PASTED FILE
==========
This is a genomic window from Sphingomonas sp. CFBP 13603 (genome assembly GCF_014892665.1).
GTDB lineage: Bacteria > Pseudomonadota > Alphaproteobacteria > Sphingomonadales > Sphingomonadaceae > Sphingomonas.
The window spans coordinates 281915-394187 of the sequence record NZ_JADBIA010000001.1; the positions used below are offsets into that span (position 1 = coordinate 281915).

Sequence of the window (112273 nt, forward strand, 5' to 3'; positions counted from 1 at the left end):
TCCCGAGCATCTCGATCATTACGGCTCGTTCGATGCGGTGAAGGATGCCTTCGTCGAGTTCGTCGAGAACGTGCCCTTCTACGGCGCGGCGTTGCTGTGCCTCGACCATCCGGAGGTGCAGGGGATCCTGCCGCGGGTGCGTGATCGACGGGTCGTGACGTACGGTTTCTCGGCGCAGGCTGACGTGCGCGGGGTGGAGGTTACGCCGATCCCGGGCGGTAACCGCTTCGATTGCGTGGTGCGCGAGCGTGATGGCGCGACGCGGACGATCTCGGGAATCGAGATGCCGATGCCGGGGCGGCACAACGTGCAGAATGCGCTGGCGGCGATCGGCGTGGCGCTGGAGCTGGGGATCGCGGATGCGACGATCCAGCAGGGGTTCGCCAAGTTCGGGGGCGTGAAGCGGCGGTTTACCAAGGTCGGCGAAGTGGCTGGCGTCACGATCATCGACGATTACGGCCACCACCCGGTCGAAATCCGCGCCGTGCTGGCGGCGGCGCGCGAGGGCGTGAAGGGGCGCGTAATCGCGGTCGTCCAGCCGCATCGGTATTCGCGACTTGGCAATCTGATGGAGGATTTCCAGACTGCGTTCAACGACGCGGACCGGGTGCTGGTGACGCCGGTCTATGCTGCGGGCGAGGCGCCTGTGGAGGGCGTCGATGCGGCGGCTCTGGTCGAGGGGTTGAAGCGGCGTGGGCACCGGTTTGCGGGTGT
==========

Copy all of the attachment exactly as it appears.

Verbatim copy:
This is a genomic window from Sphingomonas sp. CFBP 13603 (genome assembly GCF_014892665.1).
GTDB lineage: Bacteria > Pseudomonadota > Alphaproteobacteria > Sphingomonadales > Sphingomonadaceae > Sphingomonas.
The window spans coordinates 281915-394187 of the sequence record NZ_JADBIA010000001.1; the positions used below are offsets into that span (position 1 = coordinate 281915).

Sequence of the window (112273 nt, forward strand, 5' to 3'; positions counted from 1 at the left end):
TCCCGAGCATCTCGATCATTACGGCTCGTTCGATGCGGTGAAGGATGCCTTCGTCGAGTTCGTCGAGAACGTGCCCTTCTACGGCGCGGCGTTGCTGTGCCTCGACCATCCGGAGGTGCAGGGGATCCTGCCGCGGGTGCGTGATCGACGGGTCGTGACGTACGGTTTCTCGGCGCAGGCTGACGTGCGCGGGGTGGAGGTTACGCCGATCCCGGGCGGTAACCGCTTCGATTGCGTGGTGCGCGAGCGTGATGGCGCGACGCGGACGATCTCGGGAATCGAGATGCCGATGCCGGGGCGGCACAACGTGCAGAATGCGCTGGCGGCGATCGGCGTGGCGCTGGAGCTGGGGATCGCGGATGCGACGATCCAGCAGGGGTTCGCCAAGTTCGGGGGCGTGAAGCGGCGGTTTACCAAGGTCGGCGAAGTGGCTGGCGTCACGATCATCGACGATTACGGCCACCACCCGGTCGAAATCCGCGCCGTGCTGGCGGCGGCGCGCGAGGGCGTGAAGGGGCGCGTAATCGCGGTCGTCCAGCCGCATCGGTATTCGCGACTTGGCAATCTGATGGAGGATTTCCAGACTGCGTTCAACGACGCGGACCGGGTGCTGGTGACGCCGGTCTATGCTGCGGGCGAGGCGCCTGTGGAGGGCGTCGATGCGGCGGCTCTGGTCGAGGGGTTGAAGCGGCGTGGGCACCGGTTTGCGGGTGT